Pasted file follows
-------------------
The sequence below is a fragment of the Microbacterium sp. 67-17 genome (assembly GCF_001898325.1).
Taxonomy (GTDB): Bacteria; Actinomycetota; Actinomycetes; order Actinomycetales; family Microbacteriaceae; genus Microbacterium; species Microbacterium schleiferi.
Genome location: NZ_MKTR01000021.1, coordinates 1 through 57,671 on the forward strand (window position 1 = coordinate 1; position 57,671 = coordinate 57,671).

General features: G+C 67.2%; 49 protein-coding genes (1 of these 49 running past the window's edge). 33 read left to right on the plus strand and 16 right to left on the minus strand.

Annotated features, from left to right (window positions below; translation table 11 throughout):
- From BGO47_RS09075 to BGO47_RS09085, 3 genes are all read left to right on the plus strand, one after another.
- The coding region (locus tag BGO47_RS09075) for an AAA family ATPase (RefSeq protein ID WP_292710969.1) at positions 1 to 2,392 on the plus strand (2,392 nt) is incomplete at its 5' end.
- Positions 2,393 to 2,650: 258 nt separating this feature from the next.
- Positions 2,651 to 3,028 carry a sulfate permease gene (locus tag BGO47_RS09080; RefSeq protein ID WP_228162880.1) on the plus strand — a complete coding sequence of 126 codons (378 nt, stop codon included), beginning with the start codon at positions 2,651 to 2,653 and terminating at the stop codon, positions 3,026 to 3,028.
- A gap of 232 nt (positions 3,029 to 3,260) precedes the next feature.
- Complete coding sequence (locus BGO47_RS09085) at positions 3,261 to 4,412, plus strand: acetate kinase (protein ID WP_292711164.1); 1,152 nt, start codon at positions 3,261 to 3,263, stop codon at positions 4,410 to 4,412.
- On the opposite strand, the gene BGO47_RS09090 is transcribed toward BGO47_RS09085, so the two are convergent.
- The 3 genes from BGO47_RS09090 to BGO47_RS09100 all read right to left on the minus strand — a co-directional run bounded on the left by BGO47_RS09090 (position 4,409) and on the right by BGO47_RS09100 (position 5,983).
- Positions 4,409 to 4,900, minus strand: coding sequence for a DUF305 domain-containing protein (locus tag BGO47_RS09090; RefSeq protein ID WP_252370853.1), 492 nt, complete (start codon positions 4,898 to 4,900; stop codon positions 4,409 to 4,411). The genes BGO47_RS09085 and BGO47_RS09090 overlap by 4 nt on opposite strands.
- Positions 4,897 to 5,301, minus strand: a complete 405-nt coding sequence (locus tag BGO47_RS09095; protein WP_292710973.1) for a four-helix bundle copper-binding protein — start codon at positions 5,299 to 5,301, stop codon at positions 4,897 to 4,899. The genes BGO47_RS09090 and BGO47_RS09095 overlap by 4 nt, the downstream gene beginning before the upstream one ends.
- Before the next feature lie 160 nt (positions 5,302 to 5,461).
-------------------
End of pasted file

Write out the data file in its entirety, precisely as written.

The sequence below is a fragment of the Microbacterium sp. 67-17 genome (assembly GCF_001898325.1).
Taxonomy (GTDB): Bacteria; Actinomycetota; Actinomycetes; order Actinomycetales; family Microbacteriaceae; genus Microbacterium; species Microbacterium schleiferi.
Genome location: NZ_MKTR01000021.1, coordinates 1 through 57,671 on the forward strand (window position 1 = coordinate 1; position 57,671 = coordinate 57,671).

General features: G+C 67.2%; 49 protein-coding genes (1 of these 49 running past the window's edge). 33 read left to right on the plus strand and 16 right to left on the minus strand.

Annotated features, from left to right (window positions below; translation table 11 throughout):
- From BGO47_RS09075 to BGO47_RS09085, 3 genes are all read left to right on the plus strand, one after another.
- The coding region (locus tag BGO47_RS09075) for an AAA family ATPase (RefSeq protein ID WP_292710969.1) at positions 1 to 2,392 on the plus strand (2,392 nt) is incomplete at its 5' end.
- Positions 2,393 to 2,650: 258 nt separating this feature from the next.
- Positions 2,651 to 3,028 carry a sulfate permease gene (locus tag BGO47_RS09080; RefSeq protein ID WP_228162880.1) on the plus strand — a complete coding sequence of 126 codons (378 nt, stop codon included), beginning with the start codon at positions 2,651 to 2,653 and terminating at the stop codon, positions 3,026 to 3,028.
- A gap of 232 nt (positions 3,029 to 3,260) precedes the next feature.
- Complete coding sequence (locus BGO47_RS09085) at positions 3,261 to 4,412, plus strand: acetate kinase (protein ID WP_292711164.1); 1,152 nt, start codon at positions 3,261 to 3,263, stop codon at positions 4,410 to 4,412.
- On the opposite strand, the gene BGO47_RS09090 is transcribed toward BGO47_RS09085, so the two are convergent.
- The 3 genes from BGO47_RS09090 to BGO47_RS09100 all read right to left on the minus strand — a co-directional run bounded on the left by BGO47_RS09090 (position 4,409) and on the right by BGO47_RS09100 (position 5,983).
- Positions 4,409 to 4,900, minus strand: coding sequence for a DUF305 domain-containing protein (locus tag BGO47_RS09090; RefSeq protein ID WP_252370853.1), 492 nt, complete (start codon positions 4,898 to 4,900; stop codon positions 4,409 to 4,411). The genes BGO47_RS09085 and BGO47_RS09090 overlap by 4 nt on opposite strands.
- Positions 4,897 to 5,301, minus strand: a complete 405-nt coding sequence (locus tag BGO47_RS09095; protein WP_292710973.1) for a four-helix bundle copper-binding protein — start codon at positions 5,299 to 5,301, stop codon at positions 4,897 to 4,899. The genes BGO47_RS09090 and BGO47_RS09095 overlap by 4 nt, the downstream gene beginning before the upstream one ends.
- Before the next feature lie 160 nt (positions 5,302 to 5,461).